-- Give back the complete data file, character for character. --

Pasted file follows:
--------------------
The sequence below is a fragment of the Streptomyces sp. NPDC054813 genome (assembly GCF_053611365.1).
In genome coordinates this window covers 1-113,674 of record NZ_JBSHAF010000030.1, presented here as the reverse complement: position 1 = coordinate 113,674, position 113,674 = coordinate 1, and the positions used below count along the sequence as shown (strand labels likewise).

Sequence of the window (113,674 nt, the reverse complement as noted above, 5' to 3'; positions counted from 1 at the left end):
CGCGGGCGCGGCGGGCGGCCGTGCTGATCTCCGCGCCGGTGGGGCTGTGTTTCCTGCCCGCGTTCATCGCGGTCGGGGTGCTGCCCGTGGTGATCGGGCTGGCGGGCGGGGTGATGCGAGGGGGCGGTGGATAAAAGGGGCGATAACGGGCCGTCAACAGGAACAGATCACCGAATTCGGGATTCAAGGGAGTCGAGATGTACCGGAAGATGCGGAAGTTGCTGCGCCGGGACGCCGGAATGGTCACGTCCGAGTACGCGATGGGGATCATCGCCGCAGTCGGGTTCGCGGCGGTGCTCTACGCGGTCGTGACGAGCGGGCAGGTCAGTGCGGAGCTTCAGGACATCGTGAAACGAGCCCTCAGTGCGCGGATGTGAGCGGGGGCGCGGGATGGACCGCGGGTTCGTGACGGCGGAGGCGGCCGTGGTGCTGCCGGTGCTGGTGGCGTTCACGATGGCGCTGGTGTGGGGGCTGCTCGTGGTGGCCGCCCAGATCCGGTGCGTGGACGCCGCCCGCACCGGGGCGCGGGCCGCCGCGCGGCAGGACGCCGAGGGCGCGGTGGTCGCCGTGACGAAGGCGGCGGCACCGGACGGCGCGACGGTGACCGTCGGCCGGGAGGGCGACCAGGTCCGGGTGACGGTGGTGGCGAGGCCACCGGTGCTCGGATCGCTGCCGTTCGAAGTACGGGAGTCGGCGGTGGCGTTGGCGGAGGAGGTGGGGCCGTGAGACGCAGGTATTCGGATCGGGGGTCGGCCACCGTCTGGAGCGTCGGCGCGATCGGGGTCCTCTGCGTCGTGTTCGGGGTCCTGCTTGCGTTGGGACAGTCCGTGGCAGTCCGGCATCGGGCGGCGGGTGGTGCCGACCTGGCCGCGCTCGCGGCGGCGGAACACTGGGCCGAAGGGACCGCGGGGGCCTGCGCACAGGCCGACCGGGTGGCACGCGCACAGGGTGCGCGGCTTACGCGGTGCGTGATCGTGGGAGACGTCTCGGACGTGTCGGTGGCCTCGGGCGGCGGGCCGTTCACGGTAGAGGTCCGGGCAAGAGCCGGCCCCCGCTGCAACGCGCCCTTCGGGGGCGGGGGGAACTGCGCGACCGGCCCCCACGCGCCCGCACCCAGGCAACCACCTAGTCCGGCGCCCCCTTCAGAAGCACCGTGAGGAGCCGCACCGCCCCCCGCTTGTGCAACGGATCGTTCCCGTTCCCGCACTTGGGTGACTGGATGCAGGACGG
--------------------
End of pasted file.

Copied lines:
The sequence below is a fragment of the Streptomyces sp. NPDC054813 genome (assembly GCF_053611365.1).
In genome coordinates this window covers 1-113,674 of record NZ_JBSHAF010000030.1, presented here as the reverse complement: position 1 = coordinate 113,674, position 113,674 = coordinate 1, and the positions used below count along the sequence as shown (strand labels likewise).

Sequence of the window (113,674 nt, the reverse complement as noted above, 5' to 3'; positions counted from 1 at the left end):
CGCGGGCGCGGCGGGCGGCCGTGCTGATCTCCGCGCCGGTGGGGCTGTGTTTCCTGCCCGCGTTCATCGCGGTCGGGGTGCTGCCCGTGGTGATCGGGCTGGCGGGCGGGGTGATGCGAGGGGGCGGTGGATAAAAGGGGCGATAACGGGCCGTCAACAGGAACAGATCACCGAATTCGGGATTCAAGGGAGTCGAGATGTACCGGAAGATGCGGAAGTTGCTGCGCCGGGACGCCGGAATGGTCACGTCCGAGTACGCGATGGGGATCATCGCCGCAGTCGGGTTCGCGGCGGTGCTCTACGCGGTCGTGACGAGCGGGCAGGTCAGTGCGGAGCTTCAGGACATCGTGAAACGAGCCCTCAGTGCGCGGATGTGAGCGGGGGCGCGGGATGGACCGCGGGTTCGTGACGGCGGAGGCGGCCGTGGTGCTGCCGGTGCTGGTGGCGTTCACGATGGCGCTGGTGTGGGGGCTGCTCGTGGTGGCCGCCCAGATCCGGTGCGTGGACGCCGCCCGCACCGGGGCGCGGGCCGCCGCGCGGCAGGACGCCGAGGGCGCGGTGGTCGCCGTGACGAAGGCGGCGGCACCGGACGGCGCGACGGTGACCGTCGGCCGGGAGGGCGACCAGGTCCGGGTGACGGTGGTGGCGAGGCCACCGGTGCTCGGATCGCTGCCGTTCGAAGTACGGGAGTCGGCGGTGGCGTTGGCGGAGGAGGTGGGGCCGTGAGACGCAGGTATTCGGATCGGGGGTCGGCCACCGTCTGGAGCGTCGGCGCGATCGGGGTCCTCTGCGTCGTGTTCGGGGTCCTGCTTGCGTTGGGACAGTCCGTGGCAGTCCGGCATCGGGCGGCGGGTGGTGCCGACCTGGCCGCGCTCGCGGCGGCGGAACACTGGGCCGAAGGGACCGCGGGGGCCTGCGCACAGGCCGACCGGGTGGCACGCGCACAGGGTGCGCGGCTTACGCGGTGCGTGATCGTGGGAGACGTCTCGGACGTGTCGGTGGCCTCGGGCGGCGGGCCGTTCACGGTAGAGGTCCGGGCAAGAGCCGGCCCCCGCTGCAACGCGCCCTTCGGGGGCGGGGGGAACTGCGCGACCGGCCCCCACGCGCCCGCACCCAGGCAACCACCTAGTCCGGCGCCCCCTTCAGAAGCACCGTGAGGAGCCGCACCGCCCCCCGCTTGTGCAACGGATCGTTCCCGTTCCCGCACTTGGGTGACTGGATGCAGGACGG